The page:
That seems to be an ongoing subtext to this exhibition. Some works held their space well while others sprawled all over out of proportion to their merit. Interesting works often seemed jammed into nooks and crannies or placed cheek to jowl with unlikely companions. The lighting tended to the generic unless it was a specific aspect of the work. As, for example, in a series of stunning, profoundly moving, backlit texts in a darkened room, by Alfredo Jaar, from which we emerged into a blinding light.
After three days of running about there were moments when the viewer indeed felt lost, abused and abandoned. This was not intended to be a user-friendly experience. Enwezer never considered that we have any comfort level. There was even a conspicuous absence of the most basic human amenities. Like finding a place to sit down, enjoy a snack en route, or even to pee.
The mood of this documenta was justfuggedahboutit. Ok. This was also about the death of art as we know it. Art as an idea and term may no longer apply in an emerging paradigm that comprises globalization, post colonialism, environment, and creolite. The Post 9/11 paradigm is less about art, or art making as we have known it, than the artist as creator and conduit for visual information. It makes art less of an elitist and exclusive enterprise. Nobody is going to buy up, corner the market, or speculate on this activity. In general, I embrace and applaud this idea. It implies an antidote to the greed and corruption that pervades the art world. And reconfigures the artist as an idealist, visionary and advocate of social and political change.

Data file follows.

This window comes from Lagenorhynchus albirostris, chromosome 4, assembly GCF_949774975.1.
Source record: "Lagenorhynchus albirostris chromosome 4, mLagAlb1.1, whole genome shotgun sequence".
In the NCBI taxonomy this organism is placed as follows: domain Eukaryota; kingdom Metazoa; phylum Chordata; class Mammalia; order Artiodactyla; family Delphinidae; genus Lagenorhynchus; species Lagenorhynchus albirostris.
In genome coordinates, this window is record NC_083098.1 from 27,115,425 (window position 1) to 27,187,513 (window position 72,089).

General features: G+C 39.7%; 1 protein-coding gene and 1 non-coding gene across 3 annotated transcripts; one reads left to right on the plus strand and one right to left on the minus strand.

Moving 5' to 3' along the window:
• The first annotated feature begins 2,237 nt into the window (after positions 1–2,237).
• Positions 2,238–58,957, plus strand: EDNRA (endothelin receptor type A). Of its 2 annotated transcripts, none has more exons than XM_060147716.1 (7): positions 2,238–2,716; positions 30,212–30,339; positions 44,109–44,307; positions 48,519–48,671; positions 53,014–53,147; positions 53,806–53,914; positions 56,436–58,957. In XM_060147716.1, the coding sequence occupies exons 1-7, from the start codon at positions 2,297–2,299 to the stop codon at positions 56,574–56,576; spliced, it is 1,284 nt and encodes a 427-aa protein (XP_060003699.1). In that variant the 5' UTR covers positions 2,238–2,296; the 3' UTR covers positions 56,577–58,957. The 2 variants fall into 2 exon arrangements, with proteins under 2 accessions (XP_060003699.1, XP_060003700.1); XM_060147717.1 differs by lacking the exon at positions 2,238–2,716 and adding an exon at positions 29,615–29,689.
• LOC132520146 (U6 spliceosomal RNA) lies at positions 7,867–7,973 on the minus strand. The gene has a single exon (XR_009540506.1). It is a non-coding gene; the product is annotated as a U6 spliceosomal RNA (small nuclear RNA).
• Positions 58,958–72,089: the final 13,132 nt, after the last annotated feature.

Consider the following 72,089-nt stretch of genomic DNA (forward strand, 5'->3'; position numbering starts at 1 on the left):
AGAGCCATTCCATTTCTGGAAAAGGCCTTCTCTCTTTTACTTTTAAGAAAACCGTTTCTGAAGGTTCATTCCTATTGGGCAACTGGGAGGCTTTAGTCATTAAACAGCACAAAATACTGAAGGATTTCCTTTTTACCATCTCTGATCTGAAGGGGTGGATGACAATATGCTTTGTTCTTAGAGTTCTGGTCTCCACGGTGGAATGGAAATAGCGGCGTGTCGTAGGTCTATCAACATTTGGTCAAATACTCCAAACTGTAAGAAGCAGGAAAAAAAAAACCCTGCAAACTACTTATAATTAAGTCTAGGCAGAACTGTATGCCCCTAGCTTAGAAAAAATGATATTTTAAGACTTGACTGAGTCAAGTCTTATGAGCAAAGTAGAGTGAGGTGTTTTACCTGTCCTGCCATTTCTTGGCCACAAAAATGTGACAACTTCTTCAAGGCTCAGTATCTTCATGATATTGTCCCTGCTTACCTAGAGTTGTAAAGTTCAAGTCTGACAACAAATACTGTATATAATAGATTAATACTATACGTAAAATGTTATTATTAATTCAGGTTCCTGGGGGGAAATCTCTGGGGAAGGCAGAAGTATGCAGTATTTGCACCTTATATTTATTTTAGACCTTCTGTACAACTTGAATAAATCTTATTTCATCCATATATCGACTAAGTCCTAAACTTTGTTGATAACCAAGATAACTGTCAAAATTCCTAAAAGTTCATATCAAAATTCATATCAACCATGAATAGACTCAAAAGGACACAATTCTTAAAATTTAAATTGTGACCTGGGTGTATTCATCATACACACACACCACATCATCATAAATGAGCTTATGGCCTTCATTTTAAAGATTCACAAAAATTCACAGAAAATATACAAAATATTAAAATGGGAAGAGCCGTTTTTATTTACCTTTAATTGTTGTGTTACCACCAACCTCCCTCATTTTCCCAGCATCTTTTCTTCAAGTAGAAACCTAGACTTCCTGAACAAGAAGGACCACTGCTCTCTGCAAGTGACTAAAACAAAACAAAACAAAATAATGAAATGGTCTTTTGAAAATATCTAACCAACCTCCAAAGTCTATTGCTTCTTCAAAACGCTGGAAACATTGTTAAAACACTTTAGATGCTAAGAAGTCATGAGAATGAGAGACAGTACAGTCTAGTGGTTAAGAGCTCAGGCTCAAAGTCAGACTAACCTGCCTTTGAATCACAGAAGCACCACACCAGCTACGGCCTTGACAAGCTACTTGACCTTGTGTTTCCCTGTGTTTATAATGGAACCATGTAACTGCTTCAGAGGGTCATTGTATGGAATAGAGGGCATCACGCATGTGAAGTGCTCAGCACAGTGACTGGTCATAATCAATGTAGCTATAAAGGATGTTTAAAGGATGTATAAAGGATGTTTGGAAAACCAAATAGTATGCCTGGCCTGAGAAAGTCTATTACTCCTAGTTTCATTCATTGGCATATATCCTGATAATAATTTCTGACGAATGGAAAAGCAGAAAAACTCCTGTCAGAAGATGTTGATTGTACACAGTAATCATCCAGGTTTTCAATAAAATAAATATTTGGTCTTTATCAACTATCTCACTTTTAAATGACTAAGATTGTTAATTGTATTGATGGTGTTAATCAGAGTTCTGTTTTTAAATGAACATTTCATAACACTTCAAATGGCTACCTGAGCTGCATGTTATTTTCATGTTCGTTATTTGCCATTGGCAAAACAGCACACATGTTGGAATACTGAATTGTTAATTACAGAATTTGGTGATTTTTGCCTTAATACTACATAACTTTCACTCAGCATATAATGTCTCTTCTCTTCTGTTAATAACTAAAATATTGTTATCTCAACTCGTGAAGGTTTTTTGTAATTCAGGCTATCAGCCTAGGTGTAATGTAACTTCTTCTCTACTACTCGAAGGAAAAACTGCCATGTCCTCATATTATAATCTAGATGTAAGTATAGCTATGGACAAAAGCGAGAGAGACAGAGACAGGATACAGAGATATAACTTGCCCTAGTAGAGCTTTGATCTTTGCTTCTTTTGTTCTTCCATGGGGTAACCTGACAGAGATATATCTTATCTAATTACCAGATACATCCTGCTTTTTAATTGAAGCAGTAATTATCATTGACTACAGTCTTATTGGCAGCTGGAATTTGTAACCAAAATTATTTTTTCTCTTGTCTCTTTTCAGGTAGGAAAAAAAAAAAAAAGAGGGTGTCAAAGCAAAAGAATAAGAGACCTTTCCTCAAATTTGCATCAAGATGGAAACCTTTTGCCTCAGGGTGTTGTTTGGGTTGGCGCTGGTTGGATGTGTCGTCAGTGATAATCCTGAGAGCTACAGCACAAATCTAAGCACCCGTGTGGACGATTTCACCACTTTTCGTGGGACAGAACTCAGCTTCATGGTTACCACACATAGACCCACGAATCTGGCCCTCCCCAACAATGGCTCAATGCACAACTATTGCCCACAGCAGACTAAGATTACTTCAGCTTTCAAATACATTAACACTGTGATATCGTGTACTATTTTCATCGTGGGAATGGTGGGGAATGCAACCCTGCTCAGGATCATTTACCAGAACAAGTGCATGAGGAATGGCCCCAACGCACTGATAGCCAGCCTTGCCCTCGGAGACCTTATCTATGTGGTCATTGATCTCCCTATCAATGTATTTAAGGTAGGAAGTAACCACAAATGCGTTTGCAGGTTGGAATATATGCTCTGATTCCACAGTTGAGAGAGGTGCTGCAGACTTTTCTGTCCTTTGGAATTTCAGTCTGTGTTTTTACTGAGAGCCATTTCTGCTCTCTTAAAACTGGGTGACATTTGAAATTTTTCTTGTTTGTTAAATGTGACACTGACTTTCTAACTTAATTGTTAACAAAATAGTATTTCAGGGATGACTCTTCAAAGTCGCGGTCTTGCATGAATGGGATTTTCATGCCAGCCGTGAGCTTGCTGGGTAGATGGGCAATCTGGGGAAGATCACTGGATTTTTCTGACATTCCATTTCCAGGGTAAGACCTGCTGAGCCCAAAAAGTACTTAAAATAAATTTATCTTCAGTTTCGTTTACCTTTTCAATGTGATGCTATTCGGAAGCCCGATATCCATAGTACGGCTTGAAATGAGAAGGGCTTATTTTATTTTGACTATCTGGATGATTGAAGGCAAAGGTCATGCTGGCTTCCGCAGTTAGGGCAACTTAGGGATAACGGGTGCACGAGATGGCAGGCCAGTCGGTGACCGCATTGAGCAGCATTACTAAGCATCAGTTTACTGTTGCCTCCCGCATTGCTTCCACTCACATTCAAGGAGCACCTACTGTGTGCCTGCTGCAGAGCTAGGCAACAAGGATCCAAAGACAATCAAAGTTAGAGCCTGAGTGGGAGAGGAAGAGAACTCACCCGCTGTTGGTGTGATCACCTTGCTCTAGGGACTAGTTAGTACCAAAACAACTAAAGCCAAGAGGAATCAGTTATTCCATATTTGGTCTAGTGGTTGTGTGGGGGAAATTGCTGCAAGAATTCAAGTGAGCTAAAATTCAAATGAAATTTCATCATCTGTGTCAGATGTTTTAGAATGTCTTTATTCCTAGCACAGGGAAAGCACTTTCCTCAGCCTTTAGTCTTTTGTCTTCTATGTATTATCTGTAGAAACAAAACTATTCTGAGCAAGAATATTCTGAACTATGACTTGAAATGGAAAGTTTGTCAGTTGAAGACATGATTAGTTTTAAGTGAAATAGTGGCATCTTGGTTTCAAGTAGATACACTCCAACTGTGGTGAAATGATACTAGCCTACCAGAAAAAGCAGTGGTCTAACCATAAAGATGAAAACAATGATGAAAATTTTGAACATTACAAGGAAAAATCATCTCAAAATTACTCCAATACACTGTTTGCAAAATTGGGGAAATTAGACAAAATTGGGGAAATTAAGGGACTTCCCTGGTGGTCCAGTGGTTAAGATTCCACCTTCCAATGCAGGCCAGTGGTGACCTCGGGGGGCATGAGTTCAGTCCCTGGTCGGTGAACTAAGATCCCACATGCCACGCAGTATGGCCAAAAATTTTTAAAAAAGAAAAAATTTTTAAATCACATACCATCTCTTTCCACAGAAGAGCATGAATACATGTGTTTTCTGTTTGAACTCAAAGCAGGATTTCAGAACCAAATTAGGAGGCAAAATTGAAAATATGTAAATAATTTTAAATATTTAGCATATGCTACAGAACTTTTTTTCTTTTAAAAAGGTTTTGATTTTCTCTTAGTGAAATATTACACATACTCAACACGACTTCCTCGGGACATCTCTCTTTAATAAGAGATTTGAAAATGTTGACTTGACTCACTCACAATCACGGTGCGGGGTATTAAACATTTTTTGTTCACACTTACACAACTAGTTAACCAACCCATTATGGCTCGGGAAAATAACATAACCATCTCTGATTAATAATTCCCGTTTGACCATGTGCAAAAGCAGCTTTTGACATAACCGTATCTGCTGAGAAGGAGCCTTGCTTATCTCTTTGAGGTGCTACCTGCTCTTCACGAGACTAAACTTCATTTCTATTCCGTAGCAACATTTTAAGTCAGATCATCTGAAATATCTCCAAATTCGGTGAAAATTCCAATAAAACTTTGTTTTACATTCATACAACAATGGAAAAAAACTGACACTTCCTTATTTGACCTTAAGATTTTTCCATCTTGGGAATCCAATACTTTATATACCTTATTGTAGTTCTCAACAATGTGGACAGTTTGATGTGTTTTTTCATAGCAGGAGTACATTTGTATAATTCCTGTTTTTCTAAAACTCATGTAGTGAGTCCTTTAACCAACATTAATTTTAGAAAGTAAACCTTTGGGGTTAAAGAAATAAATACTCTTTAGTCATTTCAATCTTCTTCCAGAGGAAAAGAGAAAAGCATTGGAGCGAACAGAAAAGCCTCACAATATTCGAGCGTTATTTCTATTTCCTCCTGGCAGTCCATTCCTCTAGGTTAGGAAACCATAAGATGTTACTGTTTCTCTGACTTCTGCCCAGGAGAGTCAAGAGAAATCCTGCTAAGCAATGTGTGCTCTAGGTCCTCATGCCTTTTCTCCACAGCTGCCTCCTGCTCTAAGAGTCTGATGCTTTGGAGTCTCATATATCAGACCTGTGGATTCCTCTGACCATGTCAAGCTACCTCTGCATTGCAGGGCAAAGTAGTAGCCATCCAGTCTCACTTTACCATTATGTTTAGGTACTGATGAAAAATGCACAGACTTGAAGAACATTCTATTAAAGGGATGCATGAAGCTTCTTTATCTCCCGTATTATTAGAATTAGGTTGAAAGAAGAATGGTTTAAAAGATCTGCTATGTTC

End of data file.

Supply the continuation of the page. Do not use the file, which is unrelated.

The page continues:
There is much to mull over and meditate. Indeed, there is a daunting critical mass for reading through cold winter nights. And, undoubtedly, this material will be mulled over and argued by hip graduate students, artists and curators. It will probably be ignored and ridiculed by gallerists and collectors. Just when we seem to get a handle on it, five years from now, it will be time to return once again to Kassel.
Reposted from Maverick Arts Magazine, September 11, 2002.